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Certified sommelier and Park City Wine Club President Pamela Wood has organized a screening of the comedy-drama "Bottle Shock" at the Egyptian Theatre next Thursday. The film, which premiered at the Sundance Film Festival in 2008, tells the tale of the 1976 "Judgment of Paris," where two California wines won blind taste tests in an international competition. (Photo courtesy of Pamela Wood)
Midway resident Pamela Wood formed the Park City Wine Club last July because she wanted to use her skills as a certified wine sommelier to not only share the joy of wines, but also to give something back to the community.

"Working in the food and beverage industry just didn't appeal tome, but the idea of setting up a wine club did," Wood said during an interview with The Park Record.

In eight months, the club's membership has reached more than 240 and is growing every day.

Anyone 21 and older can visit www.parkcitywineclub.com and join for $25 per person, Wood said.

To celebrate, the Park City Wine Club is hosting a film event featuring a screening of the 2008 film "Bottle Shock," at the Egyptian Theatre on Thursday, March 28. Admission is $10 and 100 percent of the proceeds will benefit the Egyptian Theatre.

"Bottle Shock" is a comedy-drama directed by Randall Miller and starring Alan Rickman and Chris Pine, recounts what the worldwide wine community dubbed the "Judgment of Paris" in 1976 where California wines defeated French wines in blind taste tests.

"In order to become a sommelier, you have to understand French history, and the Judgment of 1976 was a big part of that history," Wood said. "It didn't make the French too happy when the California wines Montelena Chardonnay and the Stags Leap Cabernet Sauvignon won in blind tastings in every category for both white and red wines.

"So this is a pretty big part of wine history, and it's what put California, as well as the United States, on the map as being a recognized, worldwide competitive winemaker," Wood said. "In fact, the contest was repeated in 2006 and the California wines won again."

"Bottle Shock" made its debut at the 2008 Sundance Film Festival and screened in the Egyptian Theatre, so it was a bit serendipitous when Wood met the film's producers, Marc and Brenda Lhormer, during this year's Sundance Film Festival.

"Marc and Brenda are the founders of the Napa Valley Film Festival in California," Wood said. "During one of our discussions, I found out they were the producers of 'Bottle Shock,' and I thought it would be a nice idea to screen the film in Park City again and raise money for the Egyptian Theatre.

"I also thought it would be great if Brenda and Marc would be able to come out for the event," she said.

The Lhormers will introduce "Bottle Shock" at the March 28 screening and will hold a question-and-answer session at the conclusion of the film.

"The Park City Wine Club has been growing at a rapid pace and I keep trying to find new and exciting venues to keep the members entertained as well as give back to the community," Wood said.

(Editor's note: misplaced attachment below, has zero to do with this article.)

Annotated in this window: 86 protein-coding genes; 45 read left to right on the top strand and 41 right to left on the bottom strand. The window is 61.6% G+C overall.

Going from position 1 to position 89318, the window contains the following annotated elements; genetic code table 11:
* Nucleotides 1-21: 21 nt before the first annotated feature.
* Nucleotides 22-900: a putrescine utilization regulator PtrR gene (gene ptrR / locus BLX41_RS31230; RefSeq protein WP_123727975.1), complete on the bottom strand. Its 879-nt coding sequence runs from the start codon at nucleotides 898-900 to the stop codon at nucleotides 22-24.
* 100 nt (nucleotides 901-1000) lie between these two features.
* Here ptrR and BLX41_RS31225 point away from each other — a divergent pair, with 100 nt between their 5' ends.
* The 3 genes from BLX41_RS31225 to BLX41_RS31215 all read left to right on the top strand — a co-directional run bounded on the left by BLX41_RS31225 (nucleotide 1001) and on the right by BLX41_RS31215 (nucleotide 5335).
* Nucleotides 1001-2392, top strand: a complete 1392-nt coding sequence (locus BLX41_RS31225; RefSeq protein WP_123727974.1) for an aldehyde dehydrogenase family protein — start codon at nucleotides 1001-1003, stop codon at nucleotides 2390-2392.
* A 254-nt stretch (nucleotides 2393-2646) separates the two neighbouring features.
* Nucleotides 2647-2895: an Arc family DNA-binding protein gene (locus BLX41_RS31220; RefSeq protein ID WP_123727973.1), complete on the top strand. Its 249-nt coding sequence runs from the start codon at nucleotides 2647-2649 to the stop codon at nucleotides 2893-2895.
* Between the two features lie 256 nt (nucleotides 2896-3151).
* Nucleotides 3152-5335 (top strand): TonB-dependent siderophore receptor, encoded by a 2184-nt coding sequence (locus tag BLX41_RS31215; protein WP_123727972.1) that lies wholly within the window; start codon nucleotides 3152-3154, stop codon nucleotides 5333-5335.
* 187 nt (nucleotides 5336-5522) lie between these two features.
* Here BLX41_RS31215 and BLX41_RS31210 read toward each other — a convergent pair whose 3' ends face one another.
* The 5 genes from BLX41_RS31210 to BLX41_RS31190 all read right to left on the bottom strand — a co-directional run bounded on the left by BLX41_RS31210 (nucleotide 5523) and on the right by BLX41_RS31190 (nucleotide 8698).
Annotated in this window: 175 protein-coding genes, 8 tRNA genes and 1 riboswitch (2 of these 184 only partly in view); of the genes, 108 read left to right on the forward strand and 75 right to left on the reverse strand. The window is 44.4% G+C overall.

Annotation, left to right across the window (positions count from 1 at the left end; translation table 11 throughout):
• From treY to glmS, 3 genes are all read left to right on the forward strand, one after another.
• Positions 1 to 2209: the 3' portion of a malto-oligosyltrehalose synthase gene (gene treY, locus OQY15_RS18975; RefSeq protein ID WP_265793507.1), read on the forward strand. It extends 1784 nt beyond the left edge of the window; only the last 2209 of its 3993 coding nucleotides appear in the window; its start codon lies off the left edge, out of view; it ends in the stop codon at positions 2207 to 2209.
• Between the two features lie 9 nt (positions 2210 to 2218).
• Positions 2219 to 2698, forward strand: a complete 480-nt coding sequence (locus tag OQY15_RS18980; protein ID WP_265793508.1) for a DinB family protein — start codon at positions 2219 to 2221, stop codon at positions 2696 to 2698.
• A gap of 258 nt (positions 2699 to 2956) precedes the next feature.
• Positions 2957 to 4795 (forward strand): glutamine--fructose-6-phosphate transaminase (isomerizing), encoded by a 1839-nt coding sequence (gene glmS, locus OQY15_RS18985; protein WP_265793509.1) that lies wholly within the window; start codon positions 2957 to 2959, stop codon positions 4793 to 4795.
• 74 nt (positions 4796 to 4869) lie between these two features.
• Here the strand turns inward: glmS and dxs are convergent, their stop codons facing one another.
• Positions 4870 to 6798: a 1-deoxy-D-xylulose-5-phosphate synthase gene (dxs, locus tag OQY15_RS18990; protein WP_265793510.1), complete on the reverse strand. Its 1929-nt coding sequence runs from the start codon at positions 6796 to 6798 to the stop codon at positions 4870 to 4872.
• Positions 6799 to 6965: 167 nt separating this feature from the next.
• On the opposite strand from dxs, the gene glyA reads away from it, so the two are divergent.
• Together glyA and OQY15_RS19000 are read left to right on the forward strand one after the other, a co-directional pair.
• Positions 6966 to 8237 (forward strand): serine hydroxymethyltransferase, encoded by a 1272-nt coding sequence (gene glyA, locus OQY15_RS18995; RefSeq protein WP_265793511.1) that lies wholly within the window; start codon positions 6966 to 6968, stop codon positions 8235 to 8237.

When planning the "Bottle Shock" event, Wood feared she bit off more than she could chew.

"I couldn't have done this without the help of Sally Roberts of Re/Max Realty and Martin Worley, a financial planner in Salt Lake City and three additional private individuals who helped with the cost of bringing in the Lhormers for the event," Wood said. "The event is a big feather in the cap for the Park City Wine Club that says we're not going anywhere and we're here to also support the community and have fun doing it."

There will be opportunity drawings held before the screening.

"We have prizes donated to us through various businesses," Wood said. "One of the prizes is a copy of the film."

Wood hopes this and other future events will help people see the Park City Wine Club is a viable organization.

"When I established the club, I went through six months of figuring out how to stay within the legal boundaries in Utah," Wood explained. "The big thing is that even though we're a club that celebrates wine, we do not sell it.

"The wine that we offer at the tastings is predetermined by me, and the guests don't get to choose," she said. "We also pair the wines with food from a local restaurant in town that may not order these wines, and we don't pour too much or too less during these tastings."

Wood said the club is required to be membership based because it meets in Utah. 

"That means any event I hold that features wine tastings cannot be open to the public; they have to be held within a social membership organization," Wood explained.

Still, after jumping through the hoops, Wood has found that people are starting to realize the club isn't only real but also has something to offer.

"In addition to meeting the Lhormers, I've met other vintners from Napa Valley and Oregon who want me to bring tours to their regions," Wood said. "The Park City Wine Club is opening new doors and creating new opportunities for wine lovers. We have a lot of them in Utah, but they don't always know what they are loving."

The Park City Wine Club will host a screening of "Bottle Shock" at the Egyptian Theatre, 328 Main St., on Thursday, March 28, at 7:30 p.m. Admission is $10. Tickets can be purchased by visiting www.parkcityshows.com. For more information about the Park City Wine Club, visit www.parkcitywineclub.com.